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Endometriosis: This common plant could reduce inflammation and pain – expert

Endometriosis: Dr Larisa Corda discusses symptoms on This Morning

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According to the charity Endometriosis UK, the “classic” signs of the condition are painful periods, pain during or after sex, infertility, painful bowel movements and fatigue. Common remedies include hormone treatment, pain relief and surgery – although these are all temporary measures. But one expert has suggested that ingesting a common plant, which is often “mistaken” for a weed in the UK, could help manage pain and inflammation.

Speaking exclusively with Express.co.uk, nutritional therapist of Peyton Principles – Caroline Peyton – explained further.

“Nettles have been found to inhibit the action of an enzyme called aromatase,” she said.

“This enzyme has the ability to convert other hormones to oestrogen.

“Excess oestrogen affects the tissue growth outside of the uterus and it is this that causes the inflammation and pain.”

Although you can go out and pick the nettles for free to make soup, Caroline recommended that a nettle supplement would also work.

She said: “I suppose it is unusual.

“If you say go pick nettles and boil them into a soup people might be put off by that.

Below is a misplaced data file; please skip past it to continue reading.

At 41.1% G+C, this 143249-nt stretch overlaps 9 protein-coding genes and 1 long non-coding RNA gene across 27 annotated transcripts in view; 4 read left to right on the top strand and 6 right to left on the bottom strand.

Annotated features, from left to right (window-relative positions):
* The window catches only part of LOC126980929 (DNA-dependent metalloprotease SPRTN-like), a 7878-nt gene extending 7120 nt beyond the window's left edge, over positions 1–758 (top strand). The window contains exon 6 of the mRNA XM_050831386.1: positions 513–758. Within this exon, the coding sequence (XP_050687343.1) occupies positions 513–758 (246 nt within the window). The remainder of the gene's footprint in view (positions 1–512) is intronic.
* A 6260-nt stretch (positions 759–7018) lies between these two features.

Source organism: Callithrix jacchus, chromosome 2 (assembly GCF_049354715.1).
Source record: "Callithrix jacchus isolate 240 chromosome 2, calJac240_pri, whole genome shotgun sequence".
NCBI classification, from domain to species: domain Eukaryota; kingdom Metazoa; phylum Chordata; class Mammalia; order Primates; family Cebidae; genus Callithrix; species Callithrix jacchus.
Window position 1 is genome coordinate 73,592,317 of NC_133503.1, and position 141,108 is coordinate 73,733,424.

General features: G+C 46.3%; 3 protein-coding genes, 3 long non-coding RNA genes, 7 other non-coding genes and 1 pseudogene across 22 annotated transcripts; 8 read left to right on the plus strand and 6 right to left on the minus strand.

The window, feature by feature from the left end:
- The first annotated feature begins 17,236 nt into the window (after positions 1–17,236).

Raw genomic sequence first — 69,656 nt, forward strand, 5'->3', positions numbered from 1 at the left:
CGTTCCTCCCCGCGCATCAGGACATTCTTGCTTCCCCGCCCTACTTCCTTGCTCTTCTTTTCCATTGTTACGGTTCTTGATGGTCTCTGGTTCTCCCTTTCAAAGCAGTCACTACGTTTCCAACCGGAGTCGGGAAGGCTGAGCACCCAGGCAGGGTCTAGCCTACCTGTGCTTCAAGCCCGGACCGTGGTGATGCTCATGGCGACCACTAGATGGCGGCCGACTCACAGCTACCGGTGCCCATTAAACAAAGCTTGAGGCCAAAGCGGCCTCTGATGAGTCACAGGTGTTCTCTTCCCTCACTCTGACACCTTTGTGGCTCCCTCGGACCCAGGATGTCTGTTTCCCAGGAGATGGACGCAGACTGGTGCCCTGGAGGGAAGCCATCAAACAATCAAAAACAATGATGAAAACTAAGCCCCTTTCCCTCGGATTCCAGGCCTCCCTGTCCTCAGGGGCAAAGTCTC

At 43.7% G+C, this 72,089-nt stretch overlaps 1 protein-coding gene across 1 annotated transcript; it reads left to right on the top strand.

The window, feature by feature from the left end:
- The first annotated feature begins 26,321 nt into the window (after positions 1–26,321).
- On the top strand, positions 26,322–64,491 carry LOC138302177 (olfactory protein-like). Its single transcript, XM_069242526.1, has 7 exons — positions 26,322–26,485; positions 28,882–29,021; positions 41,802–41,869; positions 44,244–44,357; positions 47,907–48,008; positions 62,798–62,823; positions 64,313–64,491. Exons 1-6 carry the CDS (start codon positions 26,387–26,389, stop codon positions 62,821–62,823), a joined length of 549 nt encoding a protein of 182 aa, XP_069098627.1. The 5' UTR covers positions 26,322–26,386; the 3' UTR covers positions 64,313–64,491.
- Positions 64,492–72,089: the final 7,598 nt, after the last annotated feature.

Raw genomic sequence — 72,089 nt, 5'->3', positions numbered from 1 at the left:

“Usually people take nettles as a supplement.

“But if you want to use fresh plants you can go and pick them – it is particularly good in the springtime.

“It may be seen as a weed but it’s a herb at the end of the day.

“Every plant has benefits.”

Caroline frequently works with patients living with endometriosis.

“It’s an increasingly common condition,” she added.

“The problem is you can never use the word ‘cure’.

“It’s about finding ways for people to manage the condition – the pain and the inflammation.

“Diet can help in many ways if you can eat anti-inflammatory foods for example.”

It is thought that endometriosis costs the UK economy £8.2bn a year in treatment, loss of work and healthcare costs.

Caroline said: “It can be extremely debilitating, that’s something not everyone is aware of.

“I helped one young woman in her early 20s who had to give up work because of it and she was on a cocktail of painkillers.

“If it got really bad at times she had to call an ambulance.”

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